Look Back in Anger, Osborne's best-known work, is seen as the herald of a new age of British theatre. Premiered in 1956, the play took a sword to the 'hermetically sealed' drawing room drama. Out went deference, convention and the well-to-do; in came a fierce interrogation of value, an experimentation with dramatic form and a relocation to the bedsit and backstreet.
Ironic, then, that the reputation of playwrights like Rattigan, who were seen off by Osborne, should have revived in recent years, while his has continued to fall. Indeed one critic noted recently in a review that perhaps his best work is to be found in his three-volume autobiography.
How wonderful, then, to be given the chance to judge for oneself, with a major revival of The Entertainer at the Liverpool Playhouse, starring the giant-sized talent of Corin Redgrave in the title role. The new production, directed by John Tiffany, is the inaugural production in an ambitious new season of drama at the theatre. The move is further evidence of a renaissance in regional drama which is already well under way in Birmingham, Bristol and Northampton.
The cast assembled for this production, Redgrave aside, is very fine. And yet, somehow, the play takes a while to catch fire. The reason for this may lie in the set, by designer Ti Green, which is opened up to the back brick walls, creating a cavernous space dotted with bits of furniture, when perhaps something more intimate, even claustrophobic, is needed. Alternatively, it may lie in the play itself which is a paean to "the melancholy, slow withdrawing roar" of loss.
Music Hall, a glorious part of old England, is dying. Even Archie Rice's dad, himself a legendary former variety entertainer can see that. Archie, however, cannot, and he continues, with diminishing financial and artistic returns - even 'nude tableaux' (excised in this production) can't halt the slide. Paralleling this decline is the loss of England's power and influence, exemplified by the Suez crisis, which ended in humiliation for Prime Minister Eden and Britain.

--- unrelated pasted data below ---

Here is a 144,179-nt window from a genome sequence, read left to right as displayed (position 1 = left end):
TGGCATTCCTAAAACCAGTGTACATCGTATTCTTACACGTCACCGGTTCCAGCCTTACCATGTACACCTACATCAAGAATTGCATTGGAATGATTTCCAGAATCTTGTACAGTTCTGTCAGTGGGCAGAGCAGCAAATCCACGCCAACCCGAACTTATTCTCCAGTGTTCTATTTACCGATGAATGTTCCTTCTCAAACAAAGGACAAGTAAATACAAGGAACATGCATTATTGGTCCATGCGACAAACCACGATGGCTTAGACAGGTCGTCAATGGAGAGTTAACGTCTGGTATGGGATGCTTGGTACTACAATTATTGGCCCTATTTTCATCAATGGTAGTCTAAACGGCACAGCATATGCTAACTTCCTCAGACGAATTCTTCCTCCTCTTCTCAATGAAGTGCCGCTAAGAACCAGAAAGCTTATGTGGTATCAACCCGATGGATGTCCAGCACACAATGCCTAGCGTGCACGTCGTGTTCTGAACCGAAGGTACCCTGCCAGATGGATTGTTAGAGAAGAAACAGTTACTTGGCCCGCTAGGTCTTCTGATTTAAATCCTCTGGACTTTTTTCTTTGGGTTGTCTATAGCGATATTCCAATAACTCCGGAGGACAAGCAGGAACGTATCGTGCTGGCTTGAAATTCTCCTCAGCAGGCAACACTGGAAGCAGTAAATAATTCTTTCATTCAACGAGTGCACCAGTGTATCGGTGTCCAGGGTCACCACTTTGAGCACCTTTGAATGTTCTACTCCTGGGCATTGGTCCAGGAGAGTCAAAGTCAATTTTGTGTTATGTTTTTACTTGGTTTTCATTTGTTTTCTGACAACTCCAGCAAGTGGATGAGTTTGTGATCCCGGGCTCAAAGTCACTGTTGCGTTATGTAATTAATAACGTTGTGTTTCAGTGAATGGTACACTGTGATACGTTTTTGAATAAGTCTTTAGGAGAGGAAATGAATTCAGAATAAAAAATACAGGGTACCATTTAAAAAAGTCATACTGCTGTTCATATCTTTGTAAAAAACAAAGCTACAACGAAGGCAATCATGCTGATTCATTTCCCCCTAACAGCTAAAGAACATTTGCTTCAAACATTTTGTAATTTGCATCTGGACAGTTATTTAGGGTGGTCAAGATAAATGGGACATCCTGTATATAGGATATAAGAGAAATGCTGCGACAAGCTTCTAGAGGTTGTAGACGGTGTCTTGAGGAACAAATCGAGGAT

The problem here is that the overwhelming result is a sense of inertia, melancholy, rather than anger. What I remember from the film of Laurence Olivier in The Entertainer is a savagery; the keynote of Redgrave's Archie Rice is, "why should I care?" The problem for the audience is, why should we? Redgrave never really convinces that he was once a great comic turn. He has the failure, the cynicism and, in one wonderful speech when he talks about the song that he heard a black woman give while he was drunk, alone, in a bar in Canada, he wrings the heart.
What this play does wonderfully well, however, is capture that sense of the drabness, defeat, despite the war, and deprivation of the 50s. Leslie Randall is only too convincing as Archie's dad, grumbling endlessly about the current state of affairs. Paola Dionisotti is terrific as the long-suffering Phoebe, Archie's wife, and the bitterness that spills out as she drinks coruscates.
The play reminded me strongly of Waiting for Godot, in that it is haunted by absence. In The Entertainer, the absence is that of Mick, Archie's other son, who gone to Suez with the British Army. Like Godot, his presence could bring meaning to an otherwise meaningless existence. Godot never arrives, Mick does, but in a coffin, after being shot by the Egyptian army forces.
I made a round trip of more than 350 miles to see this production and I was glad that I did. It is, I think, an important play still and Corin Redgrave gives a fine performance with moments which will live long in the memory. The ending, with Archie and his wife joining hands before walking out from the theatre into the rain, offered a glimpse of reconciliation and hope absent in last year's revival at the Derby Playhouse. Cavils aside, however, this production is to be warmly applauded, as indeed it was, and I would urge anyone to make a beeline for the box office.
Reviewer: Pete Wood